JUNEAU, Alaska (AP) — Alaska lawmakers began a special session Thursday after failing to reach agreement on a state spending package during their four-month regular session.
Republican Gov. Mike Dunleavy called the special session after the House failed to take up a budget plan sent over by the Senate as a take-or-leave proposition. The Senate adjourned Wednesday evening after passing its plan and leaders of the chamber’s bipartisan majority said they hoped the Republican-led House would agree to it.
But the House, after several Republican members complained there was insufficient time to review the package, adjourned without voting on the bill. Wednesday marked the end of the 121-day regular session.
Special sessions last up to 30 days. The new fiscal year begins July 1. The Senate convened around noon Thursday. The House was expected to meet later.
Generally, the House takes the lead crafting the state operating budget and sends its version to the Senate for additional work; the Senate takes the lead on the infrastructure budget. Differences in what ultimately passes each chamber are usually hashed out by negotiators in a conference committee. The House sent an operating budget over to the Senate around mid-April.
But the Senate crammed the capital budget into its version of the operating budget and did not vote on the package until Wednesday. Senate leaders said they tried to craft a plan the House would be amenable to. Republican House leaders bristled at what they saw as strong-arm tactics by the Senate.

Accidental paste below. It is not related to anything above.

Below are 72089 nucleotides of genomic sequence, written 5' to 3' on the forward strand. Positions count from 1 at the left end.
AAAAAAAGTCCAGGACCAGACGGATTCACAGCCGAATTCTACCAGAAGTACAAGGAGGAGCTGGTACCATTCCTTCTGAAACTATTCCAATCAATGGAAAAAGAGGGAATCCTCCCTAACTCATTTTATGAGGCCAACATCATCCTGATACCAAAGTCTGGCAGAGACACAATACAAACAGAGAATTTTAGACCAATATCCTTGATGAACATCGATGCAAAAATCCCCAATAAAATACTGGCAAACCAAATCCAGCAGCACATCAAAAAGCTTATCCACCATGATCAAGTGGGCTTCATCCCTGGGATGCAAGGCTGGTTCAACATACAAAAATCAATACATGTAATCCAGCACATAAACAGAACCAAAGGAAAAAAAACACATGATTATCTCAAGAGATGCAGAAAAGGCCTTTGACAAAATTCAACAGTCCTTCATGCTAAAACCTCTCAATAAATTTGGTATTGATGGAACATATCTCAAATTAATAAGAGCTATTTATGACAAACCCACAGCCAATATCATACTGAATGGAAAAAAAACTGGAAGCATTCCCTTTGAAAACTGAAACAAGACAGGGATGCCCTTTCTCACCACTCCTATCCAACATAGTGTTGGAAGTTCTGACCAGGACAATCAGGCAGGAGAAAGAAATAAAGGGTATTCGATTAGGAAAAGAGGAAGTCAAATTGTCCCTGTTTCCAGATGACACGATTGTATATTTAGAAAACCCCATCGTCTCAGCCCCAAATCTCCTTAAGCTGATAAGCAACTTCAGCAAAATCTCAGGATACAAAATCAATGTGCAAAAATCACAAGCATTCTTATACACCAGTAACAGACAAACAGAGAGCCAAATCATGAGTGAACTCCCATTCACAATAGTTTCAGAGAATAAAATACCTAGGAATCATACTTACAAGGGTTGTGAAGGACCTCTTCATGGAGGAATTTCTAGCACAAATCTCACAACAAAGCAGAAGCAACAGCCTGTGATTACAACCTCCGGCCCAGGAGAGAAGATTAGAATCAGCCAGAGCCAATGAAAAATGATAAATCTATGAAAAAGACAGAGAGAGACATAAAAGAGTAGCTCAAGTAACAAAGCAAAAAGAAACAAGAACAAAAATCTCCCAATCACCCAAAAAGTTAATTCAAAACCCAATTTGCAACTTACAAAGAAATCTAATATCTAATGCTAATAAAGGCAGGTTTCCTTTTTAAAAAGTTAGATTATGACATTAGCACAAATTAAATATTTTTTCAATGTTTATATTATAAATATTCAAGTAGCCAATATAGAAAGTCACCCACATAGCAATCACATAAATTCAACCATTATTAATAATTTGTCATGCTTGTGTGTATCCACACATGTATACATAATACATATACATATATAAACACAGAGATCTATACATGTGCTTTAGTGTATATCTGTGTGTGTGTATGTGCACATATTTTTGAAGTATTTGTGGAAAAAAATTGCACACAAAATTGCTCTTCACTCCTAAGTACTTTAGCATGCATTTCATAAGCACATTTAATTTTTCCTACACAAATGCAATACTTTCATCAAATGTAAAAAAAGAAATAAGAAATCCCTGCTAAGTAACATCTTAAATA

Sen. Bill Wielechowski, an Anchorage Democrat and Senate Rules chair, said there were “good faith efforts on our part to try to put something forward that we felt reflected the concerns of their caucus.”
A major difference has been what size the annual dividend payment to residents should be.
Dividends have traditionally been paid using earnings from the state’s oil-wealth fund, the Alaska Permanent Fund. But in 2018, lawmakers, facing deficits and disagreements over how to diversify the state’s heavy reliance on oil revenue, began using fund earnings to also help pay for government. Lawmakers additionally sought to cap how much could be withdrawn from earnings each year. That has created a rub — and perennial fight – over how much should go to each obligation.
The House proposed a roughly $2,700 check while the Senate proposed a dividend of about $1,300, with the potential for up to an additional $500 per person next year if oil prices are higher than forecast.
Senate leaders have said they do not want to use savings to help cover costs, something they said the House proposal would require.
Dunleavy is on a “brief hunting trip” before the start of a conference on energy policy he is convening next week in Anchorage, spokesperson Jeff Turner said by email. Dunleavy is in contact with staff about the special session, Turner said.